Calling On Students Randomly

It’s all too easy for me to fall into the pattern of letting a few students do most of the talking.  I’ve gotten better at asking everyone to think for 30 seconds before allowing someone to talk through their answer.  But that still means that a few students always volunteer.

I’m tempted to tell students to “only raise your hand if you have a question,” so that I can call on them to give answers.  As a way of randomizing my choices, I’ve considered everything from the elementary-school go-to idea of popsicle sticks with names on them, to web-based random-name choosers, to carrying around a 20-sided die.  But popsicle sticks seemed a little childish, software means waiting for a computer to boot and a browser to launch, and the die will seem suspiciously un-random unless I can expose the lookup table.

Courtesy of Jim B L via Flickr

The answer came to me yesterday as I was rummaging through my junk drawer.  Playing cards are just the right tool for the job.  I pulled 17 cards out of an old deck, wrote a student’s name on the face of each one, wrapped an elastic around them, and threw them in my bag.  Possibilities:

  • Use them to call on students equally, by taking the card out of the deck when they’ve answered
  • Use them to call on students randomly, by putting the card back into the deck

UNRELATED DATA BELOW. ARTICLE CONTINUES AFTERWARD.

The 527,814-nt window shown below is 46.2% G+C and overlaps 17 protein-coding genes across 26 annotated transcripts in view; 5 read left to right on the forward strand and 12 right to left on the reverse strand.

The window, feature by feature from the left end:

• Get a student to shuffle them at the beginning of class
  • Let a responding student choose a card from the deck if they need help answering a question
  • Use them as something to hold on to/shuffle as a reminder to slow down and not interrupt when students are talking or working
  • Break out a card trick when students are exhausted or zoned out or we desperately need some levity.

I brought them to class yesterday and used them to call on students equally.  It was easy, unobtrusive, and wasted zero class time.  The students seemed to think it was funny.  Incidentally, I took all the face cards out of the deck before labeling them, in case anyone had a reaction to the value of the card their name was on (they didn’t).  Bonus: it took care of my attendance too (missing students went in a separate pile), always helpful at this time of year when I’m still second-guessing myself on some of the names.


  1. Hi Mylene,

    I do something similar and use my business cards since I will never make it through my box of 500 evar. I also note on the card the dates that I call on people.

    • Heh. There are times when I don’t use the cards — if I’m asking a question that some people might find uncomfortable answering, like “Did anyone find that harder than they expected? Would you be willing to share your thoughts?”

      The other time is when I think someone is zoning out, texting, or whispering with their neighbour. Then I usually ask, “XYZ just made a really great point. ABC, do you think you could restate that in your own words?” The answer, of course, is “no.” So I ask XYZ, “could you help out your colleague and say that again?” Then I really do ask the chatty student to restate in their own words, and thank them for their attention.

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